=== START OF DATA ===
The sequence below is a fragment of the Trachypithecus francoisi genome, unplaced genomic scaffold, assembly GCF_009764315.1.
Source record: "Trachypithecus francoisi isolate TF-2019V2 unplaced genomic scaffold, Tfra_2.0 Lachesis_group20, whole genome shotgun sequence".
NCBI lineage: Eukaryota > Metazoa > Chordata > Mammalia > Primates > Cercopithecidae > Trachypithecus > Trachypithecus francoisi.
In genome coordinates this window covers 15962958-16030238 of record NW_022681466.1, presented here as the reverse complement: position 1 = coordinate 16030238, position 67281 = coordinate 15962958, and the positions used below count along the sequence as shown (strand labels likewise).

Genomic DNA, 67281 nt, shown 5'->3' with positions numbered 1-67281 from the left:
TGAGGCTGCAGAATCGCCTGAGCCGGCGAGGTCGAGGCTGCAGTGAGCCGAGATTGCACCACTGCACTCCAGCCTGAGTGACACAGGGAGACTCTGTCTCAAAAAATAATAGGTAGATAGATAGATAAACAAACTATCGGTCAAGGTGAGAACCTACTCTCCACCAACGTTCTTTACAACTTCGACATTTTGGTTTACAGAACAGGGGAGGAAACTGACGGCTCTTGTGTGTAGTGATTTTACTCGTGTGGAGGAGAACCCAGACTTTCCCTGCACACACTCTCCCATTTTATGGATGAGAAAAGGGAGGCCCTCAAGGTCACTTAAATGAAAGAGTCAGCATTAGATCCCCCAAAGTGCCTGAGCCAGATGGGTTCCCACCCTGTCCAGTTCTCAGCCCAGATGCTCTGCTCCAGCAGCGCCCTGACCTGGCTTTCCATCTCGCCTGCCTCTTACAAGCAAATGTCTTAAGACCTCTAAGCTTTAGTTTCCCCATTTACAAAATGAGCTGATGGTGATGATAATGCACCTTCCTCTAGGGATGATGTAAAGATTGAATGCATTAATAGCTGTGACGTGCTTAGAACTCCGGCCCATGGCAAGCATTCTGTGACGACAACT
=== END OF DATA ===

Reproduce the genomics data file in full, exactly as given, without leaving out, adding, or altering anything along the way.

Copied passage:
The sequence below is a fragment of the Trachypithecus francoisi genome, unplaced genomic scaffold, assembly GCF_009764315.1.
Source record: "Trachypithecus francoisi isolate TF-2019V2 unplaced genomic scaffold, Tfra_2.0 Lachesis_group20, whole genome shotgun sequence".
NCBI lineage: Eukaryota > Metazoa > Chordata > Mammalia > Primates > Cercopithecidae > Trachypithecus > Trachypithecus francoisi.
In genome coordinates this window covers 15962958-16030238 of record NW_022681466.1, presented here as the reverse complement: position 1 = coordinate 16030238, position 67281 = coordinate 15962958, and the positions used below count along the sequence as shown (strand labels likewise).

Genomic DNA, 67281 nt, shown 5'->3' with positions numbered 1-67281 from the left:
TGAGGCTGCAGAATCGCCTGAGCCGGCGAGGTCGAGGCTGCAGTGAGCCGAGATTGCACCACTGCACTCCAGCCTGAGTGACACAGGGAGACTCTGTCTCAAAAAATAATAGGTAGATAGATAGATAAACAAACTATCGGTCAAGGTGAGAACCTACTCTCCACCAACGTTCTTTACAACTTCGACATTTTGGTTTACAGAACAGGGGAGGAAACTGACGGCTCTTGTGTGTAGTGATTTTACTCGTGTGGAGGAGAACCCAGACTTTCCCTGCACACACTCTCCCATTTTATGGATGAGAAAAGGGAGGCCCTCAAGGTCACTTAAATGAAAGAGTCAGCATTAGATCCCCCAAAGTGCCTGAGCCAGATGGGTTCCCACCCTGTCCAGTTCTCAGCCCAGATGCTCTGCTCCAGCAGCGCCCTGACCTGGCTTTCCATCTCGCCTGCCTCTTACAAGCAAATGTCTTAAGACCTCTAAGCTTTAGTTTCCCCATTTACAAAATGAGCTGATGGTGATGATAATGCACCTTCCTCTAGGGATGATGTAAAGATTGAATGCATTAATAGCTGTGACGTGCTTAGAACTCCGGCCCATGGCAAGCATTCTGTGACGACAACT